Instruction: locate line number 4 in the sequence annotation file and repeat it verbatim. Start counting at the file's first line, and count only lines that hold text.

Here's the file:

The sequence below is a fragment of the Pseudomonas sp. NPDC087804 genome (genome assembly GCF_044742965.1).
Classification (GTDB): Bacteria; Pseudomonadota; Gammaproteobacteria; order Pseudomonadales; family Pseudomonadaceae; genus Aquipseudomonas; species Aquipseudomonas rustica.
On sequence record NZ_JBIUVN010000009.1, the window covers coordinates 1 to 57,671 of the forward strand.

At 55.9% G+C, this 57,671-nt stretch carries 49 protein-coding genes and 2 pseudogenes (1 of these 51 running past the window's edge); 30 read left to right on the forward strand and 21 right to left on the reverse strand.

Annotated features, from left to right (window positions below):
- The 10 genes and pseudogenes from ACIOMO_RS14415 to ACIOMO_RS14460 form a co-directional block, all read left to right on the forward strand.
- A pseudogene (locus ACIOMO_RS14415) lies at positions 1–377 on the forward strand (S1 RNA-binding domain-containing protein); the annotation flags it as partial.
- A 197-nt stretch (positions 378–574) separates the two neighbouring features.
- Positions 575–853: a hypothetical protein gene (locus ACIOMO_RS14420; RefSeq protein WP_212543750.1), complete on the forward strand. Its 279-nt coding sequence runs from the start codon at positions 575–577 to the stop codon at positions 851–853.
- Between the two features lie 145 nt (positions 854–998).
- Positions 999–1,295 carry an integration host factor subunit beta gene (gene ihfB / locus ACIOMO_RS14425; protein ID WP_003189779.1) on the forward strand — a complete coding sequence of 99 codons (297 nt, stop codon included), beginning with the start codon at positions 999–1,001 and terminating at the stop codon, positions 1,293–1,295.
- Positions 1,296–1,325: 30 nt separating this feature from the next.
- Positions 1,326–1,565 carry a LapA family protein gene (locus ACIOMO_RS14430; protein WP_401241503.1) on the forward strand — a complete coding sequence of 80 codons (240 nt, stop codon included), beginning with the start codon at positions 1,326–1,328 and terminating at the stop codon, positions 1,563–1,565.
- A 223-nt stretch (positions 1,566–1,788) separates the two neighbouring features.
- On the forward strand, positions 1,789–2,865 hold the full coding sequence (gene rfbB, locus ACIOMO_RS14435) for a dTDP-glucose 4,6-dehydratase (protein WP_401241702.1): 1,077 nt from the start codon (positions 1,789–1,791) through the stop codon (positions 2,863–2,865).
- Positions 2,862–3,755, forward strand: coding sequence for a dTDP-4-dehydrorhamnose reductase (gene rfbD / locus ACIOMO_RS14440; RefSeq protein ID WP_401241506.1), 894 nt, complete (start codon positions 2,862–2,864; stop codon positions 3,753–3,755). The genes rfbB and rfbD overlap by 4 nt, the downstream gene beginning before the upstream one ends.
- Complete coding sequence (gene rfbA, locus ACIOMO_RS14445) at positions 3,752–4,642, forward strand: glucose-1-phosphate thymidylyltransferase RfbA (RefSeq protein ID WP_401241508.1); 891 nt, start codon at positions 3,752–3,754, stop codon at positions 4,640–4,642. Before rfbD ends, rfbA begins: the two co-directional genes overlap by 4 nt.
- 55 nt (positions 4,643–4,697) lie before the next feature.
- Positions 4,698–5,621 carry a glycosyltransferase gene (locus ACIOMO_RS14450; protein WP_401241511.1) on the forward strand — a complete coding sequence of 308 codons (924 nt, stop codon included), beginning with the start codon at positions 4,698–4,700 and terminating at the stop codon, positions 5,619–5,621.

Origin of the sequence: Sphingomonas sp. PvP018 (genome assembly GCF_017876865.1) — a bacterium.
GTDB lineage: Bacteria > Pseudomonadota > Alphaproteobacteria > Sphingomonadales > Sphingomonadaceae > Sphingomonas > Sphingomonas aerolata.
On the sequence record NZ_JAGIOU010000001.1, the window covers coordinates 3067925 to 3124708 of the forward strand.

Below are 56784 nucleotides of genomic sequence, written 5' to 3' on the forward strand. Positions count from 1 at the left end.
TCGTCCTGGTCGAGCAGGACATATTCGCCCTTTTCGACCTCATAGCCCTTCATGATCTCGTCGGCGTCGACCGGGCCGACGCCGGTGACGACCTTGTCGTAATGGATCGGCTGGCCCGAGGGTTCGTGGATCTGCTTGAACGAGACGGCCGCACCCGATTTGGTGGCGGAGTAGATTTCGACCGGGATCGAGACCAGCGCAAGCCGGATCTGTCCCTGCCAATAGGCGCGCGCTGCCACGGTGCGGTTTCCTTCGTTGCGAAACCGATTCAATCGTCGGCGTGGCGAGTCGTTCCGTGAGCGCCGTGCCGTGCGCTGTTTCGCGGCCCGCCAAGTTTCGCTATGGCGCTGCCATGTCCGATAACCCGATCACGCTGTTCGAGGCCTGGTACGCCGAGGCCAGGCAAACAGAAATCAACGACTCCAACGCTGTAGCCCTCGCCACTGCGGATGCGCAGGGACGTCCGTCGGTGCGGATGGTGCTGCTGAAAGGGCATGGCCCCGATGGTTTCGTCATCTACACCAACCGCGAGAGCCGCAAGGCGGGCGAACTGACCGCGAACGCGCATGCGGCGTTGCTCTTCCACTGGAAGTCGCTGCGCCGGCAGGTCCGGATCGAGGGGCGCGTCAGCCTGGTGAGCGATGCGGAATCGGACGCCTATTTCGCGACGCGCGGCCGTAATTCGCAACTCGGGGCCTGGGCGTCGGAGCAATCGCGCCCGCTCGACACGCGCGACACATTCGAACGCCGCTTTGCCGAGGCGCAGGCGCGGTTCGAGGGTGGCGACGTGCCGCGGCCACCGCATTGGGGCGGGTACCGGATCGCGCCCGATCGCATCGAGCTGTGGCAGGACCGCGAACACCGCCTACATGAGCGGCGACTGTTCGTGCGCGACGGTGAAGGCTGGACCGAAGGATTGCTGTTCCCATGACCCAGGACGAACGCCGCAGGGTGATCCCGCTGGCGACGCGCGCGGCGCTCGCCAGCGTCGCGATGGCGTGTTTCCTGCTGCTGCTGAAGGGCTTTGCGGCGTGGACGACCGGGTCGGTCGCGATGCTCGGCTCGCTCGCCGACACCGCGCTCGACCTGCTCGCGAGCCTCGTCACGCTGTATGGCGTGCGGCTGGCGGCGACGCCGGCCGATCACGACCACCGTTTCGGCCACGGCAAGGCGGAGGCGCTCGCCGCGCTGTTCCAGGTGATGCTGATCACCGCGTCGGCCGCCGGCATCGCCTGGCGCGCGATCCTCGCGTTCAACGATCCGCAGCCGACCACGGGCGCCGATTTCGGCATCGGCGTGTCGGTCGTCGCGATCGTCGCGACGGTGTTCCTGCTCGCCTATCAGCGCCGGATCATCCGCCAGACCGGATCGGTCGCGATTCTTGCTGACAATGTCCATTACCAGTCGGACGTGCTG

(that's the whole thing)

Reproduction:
At 55.9% G+C, this 57,671-nt stretch carries 49 protein-coding genes and 2 pseudogenes (1 of these 51 running past the window's edge); 30 read left to right on the forward strand and 21 right to left on the reverse strand.